These findings suggest that psychotic symptoms may play a role in influencing social cognition in people who use MA and provide preliminary insights into the relationship between social cognition and methamphetamine-associated psychosis. Although the cross-sectional design was appropriate for between-group comparisons, other limitations of this study design are relevant (36), and we were unable to confirm the direction of association between cognitive impairment and psychotic symptoms. It is possible that impairments in cognition (including deficits in emotion recognition) pre-existed methamphetamine use and/or psychosis, reflecting a vulnerability to psychosis in this population. In this case, the presence of facial emotion recognition deficits may serve as a marker for psychosis vulnerability amongst people who use methamphetamine, and hence may be useful in identifying peopl e who would benefit from early intervention for psychosis. Conversely, it is possible that these social cognition deficits are a consequence of MAP, for example, as neuroadaptation associated with MA use may lead to cognitive impairment and psychosis (17). It is also thought that the process of psychosis itself may lead to cognitive impairment, and this would indicate that the prevention of MAP (e.g., through harm reduction and drug treatment) may also attenuate the cognitive deficits associated with chronic methamphetamine use. Further research to elucidate the chronology of cognitive deficits in relation to MAP may help reveal whether impaired social cognition is a vulnerability marker or a consequence of psychosis.
In line with recent evidence from a meta-analysis of cognition in methamphetamine dependence (17), we found performance on reward-based decision making was impaired in methamphetamine users (both MNP and MAP groups), whereas verbal memory performance was similar across all three groups. There was a significant difference in impulsivity (delay discounting) between the MNP and control group, whereas only trend-level differences were noted between MAP and control participants, suggesting that the presence of psychotic symptoms may decrease impulsivity. Heightened impulsivity has been characterized across substance use disorder groups, particularly in those with stimulant and opioid use disorders, and this may represent a premorbid trait or a consequence of substance use itself (37). Greater impulsivity has a demonstrated impact on clinical outcomes in methamphetamine-using adults, predicting poorer engagement in treatment in early recovery, and poorer quality of life (38, 39).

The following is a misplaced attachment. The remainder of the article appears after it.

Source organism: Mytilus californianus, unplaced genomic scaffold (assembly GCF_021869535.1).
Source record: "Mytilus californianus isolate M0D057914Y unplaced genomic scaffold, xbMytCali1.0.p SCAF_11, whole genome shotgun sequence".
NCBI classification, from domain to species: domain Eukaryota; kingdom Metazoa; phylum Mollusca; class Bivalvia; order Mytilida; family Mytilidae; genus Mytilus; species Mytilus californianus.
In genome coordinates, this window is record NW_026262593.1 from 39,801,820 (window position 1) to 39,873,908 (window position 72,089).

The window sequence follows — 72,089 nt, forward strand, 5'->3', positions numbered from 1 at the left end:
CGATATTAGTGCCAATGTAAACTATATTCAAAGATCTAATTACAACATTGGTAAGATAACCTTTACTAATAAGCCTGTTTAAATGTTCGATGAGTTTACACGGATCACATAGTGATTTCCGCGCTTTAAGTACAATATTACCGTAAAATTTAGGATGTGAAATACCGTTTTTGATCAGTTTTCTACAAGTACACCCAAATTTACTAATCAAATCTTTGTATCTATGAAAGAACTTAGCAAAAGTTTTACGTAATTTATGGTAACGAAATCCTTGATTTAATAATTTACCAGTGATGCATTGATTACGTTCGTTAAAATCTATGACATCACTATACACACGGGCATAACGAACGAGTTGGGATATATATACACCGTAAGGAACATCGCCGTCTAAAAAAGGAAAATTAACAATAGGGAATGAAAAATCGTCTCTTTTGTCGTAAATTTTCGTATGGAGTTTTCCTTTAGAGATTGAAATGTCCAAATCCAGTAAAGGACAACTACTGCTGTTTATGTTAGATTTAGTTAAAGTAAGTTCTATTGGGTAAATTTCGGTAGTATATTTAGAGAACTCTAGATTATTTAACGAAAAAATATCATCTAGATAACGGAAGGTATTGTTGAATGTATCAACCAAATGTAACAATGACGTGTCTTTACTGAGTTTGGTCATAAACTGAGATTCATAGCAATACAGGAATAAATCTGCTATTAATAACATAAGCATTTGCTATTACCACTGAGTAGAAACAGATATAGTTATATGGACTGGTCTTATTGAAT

Strengths of this study included the use of a diagnostic interview (SCID I/P) to exclude pre-existing psychotic disorders, strengthening the interpretation that the symptoms observed in the sample were related to methamphetamine use. This is a key difference in comparison to a substantial number of studies in this area (40). We utilized the Brief Psychiatric Rating Scale (BPRS) (18), a well validated dimensional psychotic symptom measure that has been widely used in other studies of methamphetamine-associated psychosis (19, 41) and primary psychotic disorders (42).
A limitation of the study was that we did not diagnose methamphetamine-induced psychotic disorder, and we did not distinguish between symptoms that were limited to periods of acute intoxication and those that occurred otherwise, so we cannot assume that psychotic symptoms co-occurred with methamphetamine use. However, given the almost-daily patterns of methamphetamine use reported in our sample, and considering that past research has found a strong temporal relationship between methamphetamine use and symptoms of psychosis (19), it is highly probable that symptoms were concurrent with methamphetamine use in most cases. In addition, the study did not include biological verification of methamphetamine use. This approach is consistent with that used in other studies of similar populations, and self-report has been found to be a valid and reliable indicator of drug use, particularly when there is no perceived gain or benefit associated with under-reporting of drug use (43, 44), and the Timeline Followback method used in our study has demonstrated concordance with urinalysis for amphetamines (23).